3 min read

My friend Lucy

——Let’s get the awkwardness out of the way. I’m transitioning.
My friend Lucy

——Let’s get the awkwardness out of the way. I’m transitioning.

…is what follows hello and an outstretched hand, fingers beringed, nails polished bright crimson.

This lunch in a small Hudson River Valley town is the last social stop of my trip east. The invitation was extended a few weeks ago. I was excited for the visit because the owner of the house is my favorite living writer. I’ve been reading their pieces about cities, movies, art, etc since high school. Few write clearer sentences or have such a graceful way to wed the personal to the universal to the political.

We don’t know each other well, but over the past few years there have been regular postcards, texts, and the occasional hang. When you admire what someone does, then meet them and strike up a friendship, the nature of the bond is rarely easy to define, much less be sure of. A fan always has in back of his mind that he’s being humored or merely tolerated.

We sit in the breakfast nook and talk over coffee. She tells me about a thing called FaceApp. You feed a photo in and it spits an older, thinner, or alternately-gendered version of your face. She discovered it some time back and, gradually, fed photos of herself from every age in. They formed an alternate album going back over sixty years. The album helped give her the courage to make manifest what she’d felt inside but hidden from everyone her whole life.

She tells me this is her first day in men’s clothing in weeks as she prepares our lunch. I tell her about how I’ve watched over the past six years most of the employees of my neighborhood coffeeshop become emphatically nonbinary. She tells me that on trans message boards twenty-year-olds worry whether they’ve waited too long to change their pronouns. Try starting in your sixties, she tells them.

Aside from the myriad personal changes to come, my friend must grapple with what to do about her professional name. That name is a known quantity associated with fifty-some-odd years of work. She freely admits she’s flying into the unknown on all fronts.

We say goodbye and I start my drive west. I keep rolling it around in my mind. I recall the few photographs of my friend as a man. There aren’t many. But the expression on his face is often furtive, sometimes almost scared, never joyful. I wonder whether I’m retrofitting this impression after the afternoon’s news, but don’t think so. I always felt a disconnect between the elegant, sometimes hilarious, always thoughtful prose, and the timid, somewhat vague visage in those author photos. The new one is the first which hints that the sitter may think themselves beautiful.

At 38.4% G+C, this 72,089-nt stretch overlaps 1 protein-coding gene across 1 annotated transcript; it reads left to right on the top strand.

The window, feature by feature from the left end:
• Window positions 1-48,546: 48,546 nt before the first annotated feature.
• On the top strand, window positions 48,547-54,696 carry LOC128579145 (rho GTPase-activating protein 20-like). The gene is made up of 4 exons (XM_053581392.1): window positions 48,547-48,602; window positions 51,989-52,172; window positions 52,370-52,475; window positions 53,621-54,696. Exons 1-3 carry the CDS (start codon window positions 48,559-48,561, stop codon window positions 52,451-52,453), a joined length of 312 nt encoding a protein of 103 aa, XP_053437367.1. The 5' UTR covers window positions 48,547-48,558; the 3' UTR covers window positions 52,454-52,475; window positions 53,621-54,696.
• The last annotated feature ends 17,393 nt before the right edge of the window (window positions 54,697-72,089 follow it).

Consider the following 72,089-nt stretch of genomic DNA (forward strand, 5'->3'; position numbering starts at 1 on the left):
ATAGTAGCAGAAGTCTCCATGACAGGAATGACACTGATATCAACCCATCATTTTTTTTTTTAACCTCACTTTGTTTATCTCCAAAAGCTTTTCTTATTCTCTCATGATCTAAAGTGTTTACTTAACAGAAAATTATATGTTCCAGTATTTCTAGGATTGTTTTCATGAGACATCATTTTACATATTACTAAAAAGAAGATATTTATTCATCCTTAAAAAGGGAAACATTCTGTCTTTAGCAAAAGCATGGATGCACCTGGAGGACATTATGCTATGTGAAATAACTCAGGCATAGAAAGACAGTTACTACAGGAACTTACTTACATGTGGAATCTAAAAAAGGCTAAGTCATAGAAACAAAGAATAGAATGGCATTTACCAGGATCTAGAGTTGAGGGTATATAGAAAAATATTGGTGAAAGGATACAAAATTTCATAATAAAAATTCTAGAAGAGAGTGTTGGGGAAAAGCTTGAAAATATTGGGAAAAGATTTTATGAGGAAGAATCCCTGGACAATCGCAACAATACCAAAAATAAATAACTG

I wonder what it’s like to look in a mirror all your life and not recognize the face as your own. I have the opposite problem. When I look, I recognize the face all too well.

I check into a nondescript motel somewhere in the endless Pennsylvania hills. At 9pm the only gustatory choices are McDonald’s and gas station microwave. I scarf down a lukewarm Quarter Pounder in my room and open the laptop to write a newsletter. It’s not this one, but the one about Alice Neel. I don’t know yet whether I’m allowed to write about this afternoon’s lunch. It’s not my story to tell and I have no interest in spreading gossip.

I texted her an hour after leaving to apologize for making her wear weird clothes and got a Ha back. But I need to know what she expects, so I write an email with my questions. Her response puts me at ease. I’m relieved not to have to keep secrets. I have to believe that by inviting me over she knows that her news will spread. Not widely, but beyond the bounds of her close acquaintances. She has to know I can’t not write about this.

Thinking about what Lucy told me over lunch has rearranged something elemental in my head. The idea that one can undertake a fundamental redirect at any time is a lot more hope and freedom than I would’ve allowed to be possible. I never had any unifying theory about what does and doesn’t constitute the essence of a person. But if you don’t like the flight you’re on and still possess the strength to get up and open the escape hatch and jump, why wouldn’t you?

I’m so happy for her. It’s not often a person can make a change that will go a ways towards making inside and outside match. That’s what Lucy is doing. I’m proud to know her and touched she let me in to witness the start of her transformation.

More soon,

Dmitry